That seems to be a clear breach of the law. Look what the Equality Act (Sexual Regulations) 2007 says:
(1) For the purposes of these Regulations, a person (“A”) discriminates against another (“B”) if, on grounds of the sexual orientation of B or any other person except A, A treats B less favourably than he treats or would treat others (in cases where there is no material difference in the relevant circumstances).
It appears to me to be an open and shut case of discrimination on the grounds of sexual orientation to me, not that I'm a lawyer, of course.
The people concerned from LGBT Labour have rightly reported this breach of the law to the Police and this is by far the least of the problems that the pub's owners Punch Taverns in the morning. Their Chief Executive Giles Thorley, who actually leaves at the end of this month, will have a fairly full inbox (firstname.lastname@example.org in case you're wondering), including this from me:
Dear Mr Thorley
I’m writing to express my horror at hearing that the LGBT Labour group were denied service at your Greencoat Boy pub in Westminster on the grounds of their sexuality.
This is a clear contravention of the Equality Act (Sexual Orientation Regulations) 2007 which clearly state that:
“1) For the purposes of these Regulations, a person (“A”) discriminates against another (“B”) if, on grounds of the sexual orientation of B or any other person except A, A treats B less favourably than he treats or would treat others (in cases where there is no material difference in the relevant circumstances).”
I will not use any Punch Taverns facilities unless or until I can see that you are taking action to deal with this breach of the law, are working as an organisation to ensure that all of your employees know their legal obligations and that you will not under any circumstances tolerate such homophobic discrimination in the future. A public apology to the group concerned would be an essential part of that.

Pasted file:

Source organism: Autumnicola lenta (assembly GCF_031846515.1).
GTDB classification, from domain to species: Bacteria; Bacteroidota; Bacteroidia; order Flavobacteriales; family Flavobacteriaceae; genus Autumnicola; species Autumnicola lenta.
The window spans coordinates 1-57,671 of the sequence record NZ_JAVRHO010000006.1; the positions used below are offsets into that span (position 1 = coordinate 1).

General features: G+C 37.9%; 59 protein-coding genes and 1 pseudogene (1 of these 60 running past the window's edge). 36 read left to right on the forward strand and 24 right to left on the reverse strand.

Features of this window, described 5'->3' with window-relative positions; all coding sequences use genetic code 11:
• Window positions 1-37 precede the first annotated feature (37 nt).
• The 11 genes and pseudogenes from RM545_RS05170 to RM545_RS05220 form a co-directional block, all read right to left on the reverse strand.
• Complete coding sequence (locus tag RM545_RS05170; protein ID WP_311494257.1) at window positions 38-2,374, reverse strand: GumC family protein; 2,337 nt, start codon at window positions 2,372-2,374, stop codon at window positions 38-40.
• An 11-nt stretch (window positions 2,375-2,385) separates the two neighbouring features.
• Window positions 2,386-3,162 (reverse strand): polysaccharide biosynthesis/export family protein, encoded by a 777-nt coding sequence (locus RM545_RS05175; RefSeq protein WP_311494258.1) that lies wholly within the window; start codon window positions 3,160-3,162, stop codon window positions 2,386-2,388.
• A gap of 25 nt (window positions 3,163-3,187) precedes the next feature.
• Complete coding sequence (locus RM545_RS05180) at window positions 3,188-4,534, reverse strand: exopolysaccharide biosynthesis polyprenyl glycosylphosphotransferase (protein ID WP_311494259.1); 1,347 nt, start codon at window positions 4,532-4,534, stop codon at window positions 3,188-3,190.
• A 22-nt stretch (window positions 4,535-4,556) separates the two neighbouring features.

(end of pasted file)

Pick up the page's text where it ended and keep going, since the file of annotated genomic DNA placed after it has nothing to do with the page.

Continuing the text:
I look forward to hearing from you with details of your response to this shameful incident.
Also note that Mr Thorley is leaving at the end of this month and his place is being taken by Ian Dyson who formerly worked at Marks and Spencer. If the current regime fails to deliver an acceptable response, the new one might.
So what should Punch do?
In my view they have now had plenty of time to issue the required grovelling apology to LGBT Labour, weekend or not, but that is essential.
They need to show that they take this seriously and will ensure that nothing like this happens again.
What about the manager whose comments sparked the incident, though? Should he simply be sacked? I'm not so sure. He needs to abide by the law in future, but I'm not sure sacking him straight away would help and it would only have the effect of entrenching his own views.
I'd really love to have half an hour with him, just to see if I can find out where his prejudice came from. We know there is far too much homphobia out there - I've written about it often enough in this blog and like all prejudices, it will have its roots in irrational fear or lack of knowledge. Maybe if someone had a chat with this man in a non threatening environment, his views could be challenged and he might change his mind. Is that not worth a try?